Leaf Litter

In this Issue

With their passion, drive, creativity, and ability to capture audiences we may sometimes find hard to reach, young environmental activists bring a lot to the table. And if that’s not enough to compel you to support or reach out to young environmental activists, there’s the fact that one quarter of the world’s population is between ages 10 and 24. Join us as we explore youth environmental activism.

In conducting interviews for Leaf Litter, I often find that the stories my subjects share with me between questions end up being the most compelling nuggets of our conversations. One anecdote from an interview I conducted in 2012 haunts me to this day. I was speaking with Bob Peart, Founding Chair of the Child & Nature Alliance of Canada, for an issue about giving children the gift of nature. We got to talking about the loss of species, habitat, and biodiversity Bob had witnessed in his 40+ year career in conservation. He shared that a wildlife biologist friend of his had become so depressed over such losses, he had committed suicide. Bob confided that he, too, had experienced near-devastating grief over environmental losses, but that he rediscovered hope by working to reconnect children with nature (Bob also wrote about this).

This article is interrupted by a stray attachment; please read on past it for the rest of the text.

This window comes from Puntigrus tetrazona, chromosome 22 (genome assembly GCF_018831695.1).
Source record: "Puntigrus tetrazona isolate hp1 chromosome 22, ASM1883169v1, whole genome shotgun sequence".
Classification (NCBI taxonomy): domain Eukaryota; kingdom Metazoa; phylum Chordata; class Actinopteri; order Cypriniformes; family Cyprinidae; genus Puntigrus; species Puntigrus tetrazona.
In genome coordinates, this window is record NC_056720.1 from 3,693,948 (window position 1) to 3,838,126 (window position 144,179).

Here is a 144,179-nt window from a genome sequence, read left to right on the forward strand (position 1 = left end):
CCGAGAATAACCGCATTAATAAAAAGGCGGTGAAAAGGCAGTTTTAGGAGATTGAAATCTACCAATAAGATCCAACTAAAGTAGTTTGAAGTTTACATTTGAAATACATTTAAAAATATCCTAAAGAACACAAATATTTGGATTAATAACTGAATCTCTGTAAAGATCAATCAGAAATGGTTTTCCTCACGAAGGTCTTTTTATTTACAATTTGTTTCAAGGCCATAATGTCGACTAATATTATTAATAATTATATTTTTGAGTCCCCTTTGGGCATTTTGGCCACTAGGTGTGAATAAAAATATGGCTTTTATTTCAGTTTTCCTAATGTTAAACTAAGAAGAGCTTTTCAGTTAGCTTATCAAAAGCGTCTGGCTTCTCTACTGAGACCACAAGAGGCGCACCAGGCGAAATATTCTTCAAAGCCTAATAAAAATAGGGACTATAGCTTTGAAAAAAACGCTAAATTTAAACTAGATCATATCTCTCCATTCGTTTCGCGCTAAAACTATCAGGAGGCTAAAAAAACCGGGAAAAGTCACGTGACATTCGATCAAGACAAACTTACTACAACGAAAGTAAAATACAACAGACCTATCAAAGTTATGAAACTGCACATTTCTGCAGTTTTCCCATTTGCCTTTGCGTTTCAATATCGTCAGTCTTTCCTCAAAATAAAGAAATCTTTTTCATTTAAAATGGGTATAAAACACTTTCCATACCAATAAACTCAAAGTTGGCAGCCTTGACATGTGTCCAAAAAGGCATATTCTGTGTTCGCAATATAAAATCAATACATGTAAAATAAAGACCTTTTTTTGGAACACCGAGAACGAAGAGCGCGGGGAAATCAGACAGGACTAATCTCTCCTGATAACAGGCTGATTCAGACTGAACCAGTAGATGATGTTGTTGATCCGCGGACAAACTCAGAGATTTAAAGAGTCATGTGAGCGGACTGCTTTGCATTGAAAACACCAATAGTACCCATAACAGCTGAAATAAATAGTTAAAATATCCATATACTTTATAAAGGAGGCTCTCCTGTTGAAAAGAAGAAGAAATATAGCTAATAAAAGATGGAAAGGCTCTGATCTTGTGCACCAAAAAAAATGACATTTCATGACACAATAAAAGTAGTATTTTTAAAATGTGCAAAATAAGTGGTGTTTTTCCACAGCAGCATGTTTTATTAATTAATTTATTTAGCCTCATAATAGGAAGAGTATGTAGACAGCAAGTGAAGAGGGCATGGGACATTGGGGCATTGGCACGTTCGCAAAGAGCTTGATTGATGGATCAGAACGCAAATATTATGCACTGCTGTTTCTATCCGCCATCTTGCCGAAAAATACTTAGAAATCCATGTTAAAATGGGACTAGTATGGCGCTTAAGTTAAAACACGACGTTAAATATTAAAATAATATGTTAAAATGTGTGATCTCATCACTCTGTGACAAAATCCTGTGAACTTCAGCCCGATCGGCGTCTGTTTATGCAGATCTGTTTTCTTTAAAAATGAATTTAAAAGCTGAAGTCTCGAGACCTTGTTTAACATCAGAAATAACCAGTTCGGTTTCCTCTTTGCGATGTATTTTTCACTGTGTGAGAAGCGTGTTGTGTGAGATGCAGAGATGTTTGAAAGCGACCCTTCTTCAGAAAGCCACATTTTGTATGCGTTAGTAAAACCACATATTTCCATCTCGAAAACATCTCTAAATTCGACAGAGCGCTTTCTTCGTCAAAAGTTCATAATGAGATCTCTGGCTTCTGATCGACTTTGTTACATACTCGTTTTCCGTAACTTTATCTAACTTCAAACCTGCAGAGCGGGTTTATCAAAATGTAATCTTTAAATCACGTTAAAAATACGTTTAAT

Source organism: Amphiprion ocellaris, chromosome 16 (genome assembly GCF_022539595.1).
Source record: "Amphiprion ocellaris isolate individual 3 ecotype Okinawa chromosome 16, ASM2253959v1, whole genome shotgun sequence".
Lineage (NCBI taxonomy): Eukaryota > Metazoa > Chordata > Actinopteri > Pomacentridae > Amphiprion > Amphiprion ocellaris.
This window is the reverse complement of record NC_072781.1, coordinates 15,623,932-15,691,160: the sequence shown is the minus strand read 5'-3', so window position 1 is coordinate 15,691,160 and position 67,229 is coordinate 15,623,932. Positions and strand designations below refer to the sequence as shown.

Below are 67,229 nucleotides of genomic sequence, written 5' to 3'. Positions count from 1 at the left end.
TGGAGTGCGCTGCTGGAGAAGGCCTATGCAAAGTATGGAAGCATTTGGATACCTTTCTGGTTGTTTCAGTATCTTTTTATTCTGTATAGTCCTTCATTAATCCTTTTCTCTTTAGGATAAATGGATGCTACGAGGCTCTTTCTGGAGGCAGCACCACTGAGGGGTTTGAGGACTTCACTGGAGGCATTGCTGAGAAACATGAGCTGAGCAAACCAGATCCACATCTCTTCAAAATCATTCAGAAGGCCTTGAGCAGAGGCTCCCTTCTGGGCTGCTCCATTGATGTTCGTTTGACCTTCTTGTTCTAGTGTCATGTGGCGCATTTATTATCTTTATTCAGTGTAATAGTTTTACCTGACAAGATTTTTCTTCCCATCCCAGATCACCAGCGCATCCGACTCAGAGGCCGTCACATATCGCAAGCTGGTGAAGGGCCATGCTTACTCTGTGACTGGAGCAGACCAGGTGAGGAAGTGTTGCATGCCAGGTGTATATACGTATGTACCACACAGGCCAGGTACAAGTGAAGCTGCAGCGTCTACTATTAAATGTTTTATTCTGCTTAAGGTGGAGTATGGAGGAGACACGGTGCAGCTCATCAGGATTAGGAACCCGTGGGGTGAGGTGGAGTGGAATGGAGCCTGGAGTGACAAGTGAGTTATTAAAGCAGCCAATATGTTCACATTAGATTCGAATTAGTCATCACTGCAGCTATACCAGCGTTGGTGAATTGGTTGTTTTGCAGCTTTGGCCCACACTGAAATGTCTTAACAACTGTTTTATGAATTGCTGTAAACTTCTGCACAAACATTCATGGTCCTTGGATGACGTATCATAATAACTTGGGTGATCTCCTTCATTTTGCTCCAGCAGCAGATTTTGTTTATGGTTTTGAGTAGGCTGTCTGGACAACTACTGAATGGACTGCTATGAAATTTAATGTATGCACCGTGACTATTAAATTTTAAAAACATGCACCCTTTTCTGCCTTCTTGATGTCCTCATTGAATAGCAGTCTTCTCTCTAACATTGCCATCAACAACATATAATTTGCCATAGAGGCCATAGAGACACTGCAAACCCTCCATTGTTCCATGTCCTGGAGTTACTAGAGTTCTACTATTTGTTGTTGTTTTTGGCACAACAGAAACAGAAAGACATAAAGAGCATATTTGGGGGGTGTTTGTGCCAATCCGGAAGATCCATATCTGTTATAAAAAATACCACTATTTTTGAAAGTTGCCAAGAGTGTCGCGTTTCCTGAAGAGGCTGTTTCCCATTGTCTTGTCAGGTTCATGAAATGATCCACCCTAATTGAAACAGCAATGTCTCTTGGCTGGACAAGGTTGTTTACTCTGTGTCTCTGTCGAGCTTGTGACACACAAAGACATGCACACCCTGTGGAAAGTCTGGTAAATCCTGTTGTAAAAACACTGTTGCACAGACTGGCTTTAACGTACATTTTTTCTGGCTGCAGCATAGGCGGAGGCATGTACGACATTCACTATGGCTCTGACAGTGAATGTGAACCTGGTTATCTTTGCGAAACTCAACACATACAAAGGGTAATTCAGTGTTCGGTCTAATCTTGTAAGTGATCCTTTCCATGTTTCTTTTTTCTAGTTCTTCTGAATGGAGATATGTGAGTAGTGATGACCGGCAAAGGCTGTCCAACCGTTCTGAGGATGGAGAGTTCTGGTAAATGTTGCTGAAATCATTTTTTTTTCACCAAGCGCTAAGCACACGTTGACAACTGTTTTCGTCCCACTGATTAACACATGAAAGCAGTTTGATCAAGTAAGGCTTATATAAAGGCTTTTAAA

Article Index

In this issue, we present another counterpoint to environmental despair: a refreshing wave of youth activism. University students, teenagers, and children are mounting world stages, suing governments, affecting policy, using new tools, and making a difference. The conservation and restoration world is waking up to the power of young environmental activists. The most recent IUCN World Conservation Congress dedicated much of its programming to “Youth Voices” and “Next Generations.” The theme of the UN’s 2017 World Wildlife Day was “Listen to the young voices.”

Felix Finkbeiner, German founder of Plant for Planet

Are we listening? Are we seeking the involvement of young leaders in our work? If not, we’d better start.

With their passion, drive, creativity, and ability to capture audiences we may sometimes find hard to reach, young environmental activists bring a lot to the table. And if that’s not enough to compel you to support or reach out to young environmental activists, there’s the fact that one quarter of the world’s population is between ages 10 and 24. So join us as we take look at youth environmental activism.

Youth Climate Action Network of Samoa members protecting mangroves ©S. Kwan

We begin by highlighting young environmental activists in the U.S. who are taking action at distinctly different scales.

Xiuhtezcatl Martinez

Seventeen-year-old indigenous climate activist Xiuhtezcatl Martinez first spoke out on behalf of the environment at the age of six. By age 12, he was addressing audiences at the Rio+20 United Nations Summit. By 15, the U.N. General Assembly. Today he continues to inspire worldwide audiences, but his voice has extended far beyond speeches. An author, hip-hop artist, and youth director of the global non-profit organization Earth Guardians, he is at the forefront of an environmental movement that is mobilizing young people around the globe.